Gert’s Dirt: Clean cars, safe travels
From Donna Bellino
Planning any road trips this summer? Our cars become a living room, dining room, playroom and bedroom when we are on the go. Here are some tips for keeping your car clean and orderly.
• Start by completely cleaning your vehicle. Sort through the glove box, replacing expired proof- of- insurance cards with current ones. Place the cards in a zip-lock bag along with vehicle registration and maintenance information. Return the bag to the glove box with the owner’s manual. That way, all of your necessary documents are handy and you can quickly and easily trouble-shoot car problems if they occur.
• Next, tackle the junk in your trunk and make sure you’re prepared for emergencies. Suggested items to keep in your trunk include: drinking water, first aid kit, flashlight, warm jacket, rain poncho, tarp, 50 feet of thin rope and $30 cash in ones and fives. In the winter you will want to add a warm coat, boots, snow pants, gloves and thick socks to your trunk. I also carry a small amount of kitty litter or sand to help me gain traction if I’m stuck in slippery conditions.
• Finish cleaning the interior of your vehicle by vacuuming the seats and floor, washing the windows, and wiping down the dash, steering wheel and doors. Ahhhh! Isn’t that better?
• Washing your car by hand is the best. Car washes are fine, too, if you don’t have time or facilities to hand-wash. If you do hand-wash, use only a very small amount of soap and rinse your vehicle well. If you wax your car, even occasionally, you will find that it is easier to keep clean. For example, bugs wash off with minimal scrubbing after a wax. There are wax products now that spray on like furniture polish and are very easy to apply, but it’s important to avoid wiping off a dry car; it will scratch the paint.
So now that you have a clean car, how do you keep the clutter from taking over again? Here are some suggestions.
• Have a plan for the garbage. I have deep wells in the doors where I place garbage until I can deposit it into a gas station garbage can. Some folks like a bag, but I’ve never been able to find a suitable spot to hang a bag. Plus, a bag tends to spill if it is not hung up somewhere. My suggestion is to use a small garbage can in the vehicle, but do whatever works for you. The most important thing is to have a place to put garbage and to use it instead of tossing it on the floor or stowing it under the seats.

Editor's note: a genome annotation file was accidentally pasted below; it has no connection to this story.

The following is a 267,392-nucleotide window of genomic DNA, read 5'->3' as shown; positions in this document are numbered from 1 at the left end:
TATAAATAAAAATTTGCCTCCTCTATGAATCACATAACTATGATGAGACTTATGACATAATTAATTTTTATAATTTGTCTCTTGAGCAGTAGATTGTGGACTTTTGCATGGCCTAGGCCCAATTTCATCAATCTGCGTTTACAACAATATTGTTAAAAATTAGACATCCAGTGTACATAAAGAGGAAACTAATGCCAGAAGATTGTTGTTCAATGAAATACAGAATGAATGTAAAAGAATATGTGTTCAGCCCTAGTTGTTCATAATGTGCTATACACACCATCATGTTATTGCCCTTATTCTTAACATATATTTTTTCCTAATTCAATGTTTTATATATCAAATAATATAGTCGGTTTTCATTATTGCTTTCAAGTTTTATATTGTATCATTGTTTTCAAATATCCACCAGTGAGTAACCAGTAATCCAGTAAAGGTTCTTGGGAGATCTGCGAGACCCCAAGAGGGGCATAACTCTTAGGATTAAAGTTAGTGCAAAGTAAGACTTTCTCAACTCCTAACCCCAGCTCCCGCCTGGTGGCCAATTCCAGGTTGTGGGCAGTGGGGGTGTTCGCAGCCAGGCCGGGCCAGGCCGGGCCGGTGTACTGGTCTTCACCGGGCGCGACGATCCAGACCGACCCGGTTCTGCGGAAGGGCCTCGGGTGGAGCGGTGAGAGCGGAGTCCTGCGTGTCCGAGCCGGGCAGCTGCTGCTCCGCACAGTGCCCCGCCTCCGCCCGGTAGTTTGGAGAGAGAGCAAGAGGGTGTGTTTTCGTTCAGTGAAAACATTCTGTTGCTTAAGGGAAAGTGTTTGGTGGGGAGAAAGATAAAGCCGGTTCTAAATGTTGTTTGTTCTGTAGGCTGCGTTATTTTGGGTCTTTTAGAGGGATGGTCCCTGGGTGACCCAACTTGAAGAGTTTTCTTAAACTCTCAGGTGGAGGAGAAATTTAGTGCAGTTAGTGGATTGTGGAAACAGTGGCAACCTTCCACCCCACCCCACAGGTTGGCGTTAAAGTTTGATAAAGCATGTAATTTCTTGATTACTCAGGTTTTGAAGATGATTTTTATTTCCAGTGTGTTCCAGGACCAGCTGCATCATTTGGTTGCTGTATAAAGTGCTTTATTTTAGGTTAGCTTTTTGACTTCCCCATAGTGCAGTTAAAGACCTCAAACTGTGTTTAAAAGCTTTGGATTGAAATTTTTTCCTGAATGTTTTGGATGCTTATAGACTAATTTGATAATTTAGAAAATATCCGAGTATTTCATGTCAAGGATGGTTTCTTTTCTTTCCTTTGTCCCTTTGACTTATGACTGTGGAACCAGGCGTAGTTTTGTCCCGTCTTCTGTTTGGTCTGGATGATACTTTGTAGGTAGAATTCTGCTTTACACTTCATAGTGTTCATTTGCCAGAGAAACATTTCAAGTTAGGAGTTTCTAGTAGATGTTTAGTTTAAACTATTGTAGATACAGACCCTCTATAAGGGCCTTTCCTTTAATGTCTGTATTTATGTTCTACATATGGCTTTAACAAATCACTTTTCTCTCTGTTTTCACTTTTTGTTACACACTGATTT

• To keep muddy paws and pet hair from making a mess, place a towel or plastic tablecloth under the car seat and where Fido likes to sit for a car ride. Use the towel for drying your damp dog and the table cloth to keep water, mud, grass and sand from staining upholstery.
• You may consider keeping a roller brush or velvet lint remover in a compartment in your car and how about a supply of wet wipes for sticky hands and faces?
• It’s a good idea to empty the floor mats of sand between cleanings, and you can reduce the amount of dirt and gravel tracked into the car by getting into the habit of tapping your shoes off before getting in. In the winter, you may also place an old towel on the floor to soak up the slush and mud from shoes. Just don’t allow it to get too close to the clutch, gas or brake pedals. When the towel gets dirty, pop it into the washer.
• Clean up spills right away. If you don’t, they may become permanent stains. Spills can look bad and give off offensive odors.
• Never smoke or let anyone else smoke in your car. It is probably not a good idea to eat in the car either. Smoking is unhealthy for you and your passengers and both smoking and eating distract you from the important job of safely driving your car.
• Every time you leave your car, look for things that can be taken into the house or thrown away. Even small items can be dangerous under some circumstances. For example, unsecured items in your car can become projectile missiles in a crash. At 55 mph, a 20 pound object strikes with 1,000 pounds of force. Even a child’s sippy cup can cause a serious head injury, so please be aware of tools, loose cans of soda and any other objects that can cause injury during a crash.
• Of course, the easiest way to keep your car from getting dirty is to clean it and keep it clean!
I hope these tips will help you have a tidy and safe summer vacation season.
Donna Bellino is a Registered Nurse and owner of Gertie’s Cleaning and Home Service. I care for you, your health, and your home. Gertie’s: Naturally Clean!